We don't make metal anymore

Written by Rikard.

Sure, there's a lot of music out there today that's bringing loud, distorted guitars and harsh, screaming vocals to the table in a straight continuum.

But is it metal?

Let's rewind. (because that's what we do in this blog) 70's and 80's. Then, there was metal. Whispers in the parliament's office about bands like Black Sabbath and Twisted Sister, a public disease, suicidal lyrics that manipulated our poor teenagers, video violence and danger, censorship.
Metal was dangerous. It was provoking. It was a seagull's crap in Tony Blair's eyes.

The Red Sea

Written by Rikard.


And one day I found myself reaching for the answer as to how a band becomes immortal.

'It's easy', you will say. 'Just buy corpse paint and, well, suck.'

Ha ha. Of course I don't mean the band. I mean the bands.
Queen, Led Zeppelin, The Beatles, Deep Purple, U2. (Not a band, but) Michael Jackson. Maybe even Death. Bands that crop up on lips belonging to both 40-years-of-experience-studio wolves and Evelina by the chark dish. Bands that landed enormous sales and enormous critical praise. Band that even made the history books.

The revelation is strong and shockingly saddening;  
They're all old.

Bands and artists of the 'golden' 70's-80's era, the very same that makes the aforementioned wolves' voices awfully thick. I know that one does not really achieve this kind of status until after one's split-up, but still; in the future, will we see Meshuggah and Dillinger stock that very same warmth in people's voices? Of course we will. But they will be the voices of said wolves. Evelina would just scourge me off if I tried talking some Mesh with her. (Or maybe she wouldn't  - she's fairly nice)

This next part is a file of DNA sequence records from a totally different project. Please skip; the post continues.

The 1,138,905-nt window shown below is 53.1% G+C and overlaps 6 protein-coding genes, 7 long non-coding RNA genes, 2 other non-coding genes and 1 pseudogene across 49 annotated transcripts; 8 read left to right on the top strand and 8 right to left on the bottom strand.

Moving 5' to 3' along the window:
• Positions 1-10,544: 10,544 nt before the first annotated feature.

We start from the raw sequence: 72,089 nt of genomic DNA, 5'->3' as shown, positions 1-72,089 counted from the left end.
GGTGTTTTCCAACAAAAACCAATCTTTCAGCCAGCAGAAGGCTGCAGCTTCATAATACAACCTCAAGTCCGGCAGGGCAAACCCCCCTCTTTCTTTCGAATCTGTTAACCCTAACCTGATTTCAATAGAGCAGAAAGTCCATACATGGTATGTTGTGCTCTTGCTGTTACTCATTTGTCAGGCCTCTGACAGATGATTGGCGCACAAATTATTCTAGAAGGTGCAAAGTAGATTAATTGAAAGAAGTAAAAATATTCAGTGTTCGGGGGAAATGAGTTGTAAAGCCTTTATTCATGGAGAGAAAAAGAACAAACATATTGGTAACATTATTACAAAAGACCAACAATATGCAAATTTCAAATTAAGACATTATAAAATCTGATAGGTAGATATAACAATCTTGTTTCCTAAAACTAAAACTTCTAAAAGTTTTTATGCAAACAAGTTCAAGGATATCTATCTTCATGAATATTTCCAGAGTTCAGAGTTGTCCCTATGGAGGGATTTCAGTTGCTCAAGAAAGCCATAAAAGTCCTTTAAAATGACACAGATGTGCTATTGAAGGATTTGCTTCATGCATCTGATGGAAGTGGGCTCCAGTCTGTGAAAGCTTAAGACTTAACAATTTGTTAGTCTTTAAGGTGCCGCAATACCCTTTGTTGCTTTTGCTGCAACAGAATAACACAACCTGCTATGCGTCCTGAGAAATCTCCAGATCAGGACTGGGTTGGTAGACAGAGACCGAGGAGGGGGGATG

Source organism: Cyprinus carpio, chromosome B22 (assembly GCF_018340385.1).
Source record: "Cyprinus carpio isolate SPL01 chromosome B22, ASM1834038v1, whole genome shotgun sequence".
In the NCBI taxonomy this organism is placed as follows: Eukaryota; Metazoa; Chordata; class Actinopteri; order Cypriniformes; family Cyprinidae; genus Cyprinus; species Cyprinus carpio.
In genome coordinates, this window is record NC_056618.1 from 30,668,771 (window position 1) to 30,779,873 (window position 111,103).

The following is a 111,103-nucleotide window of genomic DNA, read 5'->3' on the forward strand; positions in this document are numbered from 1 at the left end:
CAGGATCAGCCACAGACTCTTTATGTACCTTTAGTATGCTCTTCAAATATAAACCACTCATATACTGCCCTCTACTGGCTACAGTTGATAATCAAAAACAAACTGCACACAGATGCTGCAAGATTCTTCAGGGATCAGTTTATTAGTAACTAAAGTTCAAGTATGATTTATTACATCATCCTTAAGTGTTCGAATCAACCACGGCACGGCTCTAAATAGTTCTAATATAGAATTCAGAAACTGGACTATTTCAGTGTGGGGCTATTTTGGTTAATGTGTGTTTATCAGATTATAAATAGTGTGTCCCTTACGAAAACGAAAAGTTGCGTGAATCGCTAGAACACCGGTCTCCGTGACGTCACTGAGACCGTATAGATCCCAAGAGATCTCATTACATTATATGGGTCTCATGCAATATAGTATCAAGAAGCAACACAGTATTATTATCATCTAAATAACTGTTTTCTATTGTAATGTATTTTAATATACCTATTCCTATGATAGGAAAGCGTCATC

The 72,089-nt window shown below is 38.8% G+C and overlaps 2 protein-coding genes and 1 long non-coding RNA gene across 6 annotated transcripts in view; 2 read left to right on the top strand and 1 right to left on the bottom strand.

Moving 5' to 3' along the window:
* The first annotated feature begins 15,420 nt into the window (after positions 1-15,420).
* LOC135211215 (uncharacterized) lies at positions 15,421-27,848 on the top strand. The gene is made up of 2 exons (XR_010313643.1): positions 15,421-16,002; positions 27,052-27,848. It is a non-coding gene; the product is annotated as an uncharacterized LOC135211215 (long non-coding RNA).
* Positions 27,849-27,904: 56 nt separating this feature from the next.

Or let's turn it around, and bring me the day when Justin Bieber (Always Justin, my list of huge mainstream artist is embarrassingly shrewd of imagination) scores 10/10 in every single non-prepaid publication worth it's name - WHILE selling the crazy amounts of concert tickets he is.


Written by Rikard.



There comes a time when you just give up.

You've spent hours upon hours upon hours upon some more caffeine-induced hours listening to guitar takes.

Are they correctly tuned, are they tight, is the tone right (noitsnotwaytoolittletrebleeventhoughitsalardassline6ampwithtrebleinboth-
midandbass) is it even a good riff to start with?

You smash your head against your head. IS it tuned? IS it tight? Is it correct, is it right, is it good, is it stellar, is it okay, is it good-looking (what?) is the tubescreamer on, is there any annoying slides slipping through the gate?


Written by Rikard.


Besides "xoxo" and "snälla, säg att det här är ett skämt", one of the most common comments we'll pick up next to a down-watered jpeg of the Going Postal artwork is the fact that we "incorporate old-school 'rock riffs' within our music." (Occasionally followed with YEAE or even more "xoxo".)

And yes, that is true. Deathember always strives to span as a timeless beast of wonder, stringing the old and new together in a superb vacuum beyond time or genre. Or that's the ambition - the reality being more like letting Elias blast over some lousy-ass 'twang' riff.

I think the pin mark of the 'rock' approach was the song "Scapegoat" on Flatlines. Staffan would drop in and prowl on about "modern metal meets classic rock, fuck yes" and would jam on the off-beat verse. I think my song "Crash and burn" also bears some 'rock' resemblance, although my ambition was less 'blend influences in an innovative way', than of just scram some good shit together so I don't get kicked.

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